In the laboratory, the lizards were measured in their snout-vent length (SVL) with digital calipers, and then dissected for verification of sex, examination of gonads and excision of the digestive tract. The tails of all lizards were also examined for evidences of regeneration, to estimate tail autotomy rates. Females were checked for the presence of ova or embryos, and their reproductive stage was assessed according to the categories of ROCHA & VRCIBRADIC (1999). Stomachs were opened and their contents were examined under a stereomicroscope. Arthropodan prey were all identified to the taxonomic level of Order. For each food item found we measured its lenght and width with a digital caliper (to the nearest 0.1 mm) and calculated its volume using the formula for an ellipsoid: V = 4/3p(length/2) (width/2)2 (DUNHAM 1983). Mean prey size was calculated as the average length of all identifiable prey items. Stomachs, intestines and body cavities of all lizards were checked for the presence of helminths. Usage of terms such as "prevalence" and "infection intensity" throughout the text follows Bush et al. (1997).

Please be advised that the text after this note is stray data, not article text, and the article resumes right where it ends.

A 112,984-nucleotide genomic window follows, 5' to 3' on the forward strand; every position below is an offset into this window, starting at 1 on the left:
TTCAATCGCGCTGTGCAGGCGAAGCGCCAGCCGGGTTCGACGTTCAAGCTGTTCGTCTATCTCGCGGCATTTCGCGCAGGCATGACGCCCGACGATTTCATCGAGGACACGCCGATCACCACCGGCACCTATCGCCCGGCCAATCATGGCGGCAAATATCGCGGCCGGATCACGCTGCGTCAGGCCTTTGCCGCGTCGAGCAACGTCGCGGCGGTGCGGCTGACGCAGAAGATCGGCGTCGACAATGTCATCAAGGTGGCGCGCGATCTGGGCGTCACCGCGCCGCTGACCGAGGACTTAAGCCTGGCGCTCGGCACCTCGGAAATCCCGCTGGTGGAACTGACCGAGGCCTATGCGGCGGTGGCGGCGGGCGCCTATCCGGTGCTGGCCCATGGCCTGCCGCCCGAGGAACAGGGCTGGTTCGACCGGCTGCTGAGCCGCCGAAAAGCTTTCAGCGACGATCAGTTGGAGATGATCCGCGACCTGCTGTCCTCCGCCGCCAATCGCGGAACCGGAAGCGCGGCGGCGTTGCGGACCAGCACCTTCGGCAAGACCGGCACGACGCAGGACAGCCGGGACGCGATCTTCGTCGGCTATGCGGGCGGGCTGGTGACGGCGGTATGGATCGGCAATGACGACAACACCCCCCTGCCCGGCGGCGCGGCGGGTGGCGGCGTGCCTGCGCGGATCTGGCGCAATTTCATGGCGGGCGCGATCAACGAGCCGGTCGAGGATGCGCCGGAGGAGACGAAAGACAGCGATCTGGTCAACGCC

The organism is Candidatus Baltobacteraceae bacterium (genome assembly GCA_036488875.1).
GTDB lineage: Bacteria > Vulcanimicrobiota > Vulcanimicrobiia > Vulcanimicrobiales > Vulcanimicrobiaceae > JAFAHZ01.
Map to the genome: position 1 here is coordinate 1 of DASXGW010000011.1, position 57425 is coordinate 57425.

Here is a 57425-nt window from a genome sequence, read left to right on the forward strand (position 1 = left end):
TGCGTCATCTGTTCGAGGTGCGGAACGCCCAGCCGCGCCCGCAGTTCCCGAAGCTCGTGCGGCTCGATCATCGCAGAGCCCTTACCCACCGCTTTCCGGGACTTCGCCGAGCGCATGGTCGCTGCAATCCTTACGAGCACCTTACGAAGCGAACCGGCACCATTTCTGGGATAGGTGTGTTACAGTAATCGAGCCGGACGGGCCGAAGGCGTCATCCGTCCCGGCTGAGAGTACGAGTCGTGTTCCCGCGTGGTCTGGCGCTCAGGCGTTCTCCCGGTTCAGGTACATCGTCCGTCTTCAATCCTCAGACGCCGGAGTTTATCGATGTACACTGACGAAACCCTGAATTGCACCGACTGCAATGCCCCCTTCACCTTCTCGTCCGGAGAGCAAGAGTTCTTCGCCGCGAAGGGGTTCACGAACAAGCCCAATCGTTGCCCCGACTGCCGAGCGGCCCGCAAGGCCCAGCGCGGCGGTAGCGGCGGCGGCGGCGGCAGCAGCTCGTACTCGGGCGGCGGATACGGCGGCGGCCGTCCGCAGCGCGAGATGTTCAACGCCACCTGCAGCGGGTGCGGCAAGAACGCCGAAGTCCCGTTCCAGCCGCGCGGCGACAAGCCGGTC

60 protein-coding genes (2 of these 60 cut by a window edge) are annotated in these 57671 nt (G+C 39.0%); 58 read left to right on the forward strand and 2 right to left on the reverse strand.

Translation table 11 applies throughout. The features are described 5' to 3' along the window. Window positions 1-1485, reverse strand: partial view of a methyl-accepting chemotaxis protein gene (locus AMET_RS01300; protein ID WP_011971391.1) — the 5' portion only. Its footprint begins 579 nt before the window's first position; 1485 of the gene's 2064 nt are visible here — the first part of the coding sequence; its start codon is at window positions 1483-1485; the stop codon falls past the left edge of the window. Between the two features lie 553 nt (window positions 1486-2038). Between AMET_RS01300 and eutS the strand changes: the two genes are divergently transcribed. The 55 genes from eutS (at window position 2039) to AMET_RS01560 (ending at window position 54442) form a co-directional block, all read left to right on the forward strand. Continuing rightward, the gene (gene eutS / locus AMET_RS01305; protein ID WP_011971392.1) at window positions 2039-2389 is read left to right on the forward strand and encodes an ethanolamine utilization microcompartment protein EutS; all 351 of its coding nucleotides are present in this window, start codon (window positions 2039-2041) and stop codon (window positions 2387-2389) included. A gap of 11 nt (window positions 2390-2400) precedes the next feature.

All lizards collected for the present study are currently deposited at the Museu Nacional, Rio de Janeiro (collection numbers: MNRJ 7286-7304).

 

RESULTS

Eight lizards (seven females, one male) were collected in November 1997 and eleven lizards (five females, six males) in July 1998. The 19 individuals averaged 67.1 ± 6.8 mm (range 56.5-78.6 mm) in SVL and 17 (89.5%) of them presented evidences of tail regeneration resulting from previous autotomy.